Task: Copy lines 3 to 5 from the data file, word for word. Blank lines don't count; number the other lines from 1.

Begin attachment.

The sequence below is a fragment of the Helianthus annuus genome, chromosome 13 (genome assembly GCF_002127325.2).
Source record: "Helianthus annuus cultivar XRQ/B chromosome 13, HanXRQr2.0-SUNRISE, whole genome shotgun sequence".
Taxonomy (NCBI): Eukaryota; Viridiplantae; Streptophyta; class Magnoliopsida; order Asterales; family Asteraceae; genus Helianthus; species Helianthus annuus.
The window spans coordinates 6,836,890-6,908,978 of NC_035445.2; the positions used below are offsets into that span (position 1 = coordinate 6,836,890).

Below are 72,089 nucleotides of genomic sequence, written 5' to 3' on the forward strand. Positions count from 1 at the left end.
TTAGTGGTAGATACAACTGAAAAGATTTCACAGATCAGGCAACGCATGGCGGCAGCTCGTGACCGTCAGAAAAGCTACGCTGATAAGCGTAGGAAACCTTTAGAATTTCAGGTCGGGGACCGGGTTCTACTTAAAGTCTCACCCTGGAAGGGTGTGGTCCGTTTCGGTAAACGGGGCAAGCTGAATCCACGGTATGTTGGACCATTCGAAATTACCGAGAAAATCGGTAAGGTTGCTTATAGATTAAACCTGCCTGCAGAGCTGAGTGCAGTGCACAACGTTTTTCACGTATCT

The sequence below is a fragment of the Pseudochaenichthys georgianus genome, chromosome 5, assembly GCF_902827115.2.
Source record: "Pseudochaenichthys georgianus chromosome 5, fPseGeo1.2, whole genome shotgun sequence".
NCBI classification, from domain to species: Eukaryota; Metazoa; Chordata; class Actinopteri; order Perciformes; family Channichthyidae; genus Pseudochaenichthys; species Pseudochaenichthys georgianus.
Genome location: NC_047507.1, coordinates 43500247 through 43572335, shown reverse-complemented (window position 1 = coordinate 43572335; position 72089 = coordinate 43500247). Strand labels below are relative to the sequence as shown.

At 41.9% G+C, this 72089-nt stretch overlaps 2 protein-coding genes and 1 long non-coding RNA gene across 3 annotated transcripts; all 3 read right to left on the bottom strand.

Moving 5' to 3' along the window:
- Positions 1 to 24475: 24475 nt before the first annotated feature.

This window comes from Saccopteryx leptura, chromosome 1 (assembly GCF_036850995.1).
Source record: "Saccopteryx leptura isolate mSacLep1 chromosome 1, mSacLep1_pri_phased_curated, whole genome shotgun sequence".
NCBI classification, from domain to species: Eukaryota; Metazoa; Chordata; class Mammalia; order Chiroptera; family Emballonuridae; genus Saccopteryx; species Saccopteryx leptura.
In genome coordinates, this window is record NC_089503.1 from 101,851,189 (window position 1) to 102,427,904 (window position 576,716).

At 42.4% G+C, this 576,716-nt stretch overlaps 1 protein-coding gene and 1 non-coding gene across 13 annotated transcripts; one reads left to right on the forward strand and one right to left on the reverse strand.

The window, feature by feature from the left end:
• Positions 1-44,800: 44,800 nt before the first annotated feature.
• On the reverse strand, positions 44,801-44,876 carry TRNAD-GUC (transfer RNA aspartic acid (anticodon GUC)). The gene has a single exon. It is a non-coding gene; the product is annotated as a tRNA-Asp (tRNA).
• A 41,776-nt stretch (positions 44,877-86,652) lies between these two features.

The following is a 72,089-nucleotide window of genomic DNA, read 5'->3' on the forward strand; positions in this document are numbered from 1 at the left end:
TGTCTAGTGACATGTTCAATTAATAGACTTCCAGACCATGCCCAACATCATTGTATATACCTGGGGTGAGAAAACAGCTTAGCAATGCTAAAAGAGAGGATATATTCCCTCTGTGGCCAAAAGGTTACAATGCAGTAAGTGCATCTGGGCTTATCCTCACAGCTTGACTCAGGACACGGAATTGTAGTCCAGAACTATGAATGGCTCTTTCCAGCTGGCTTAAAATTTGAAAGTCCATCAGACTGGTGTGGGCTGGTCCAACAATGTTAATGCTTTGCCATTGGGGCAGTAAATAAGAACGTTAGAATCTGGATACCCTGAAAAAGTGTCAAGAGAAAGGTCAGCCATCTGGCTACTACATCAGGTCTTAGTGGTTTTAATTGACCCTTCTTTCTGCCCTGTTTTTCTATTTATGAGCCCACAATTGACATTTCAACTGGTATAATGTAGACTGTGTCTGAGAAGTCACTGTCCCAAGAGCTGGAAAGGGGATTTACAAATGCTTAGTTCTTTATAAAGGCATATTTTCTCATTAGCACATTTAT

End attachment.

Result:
Taxonomy (NCBI): Eukaryota; Viridiplantae; Streptophyta; class Magnoliopsida; order Asterales; family Asteraceae; genus Helianthus; species Helianthus annuus.
The window spans coordinates 6,836,890-6,908,978 of NC_035445.2; the positions used below are offsets into that span (position 1 = coordinate 6,836,890).

Below are 72,089 nucleotides of genomic sequence, written 5' to 3' on the forward strand. Positions count from 1 at the left end.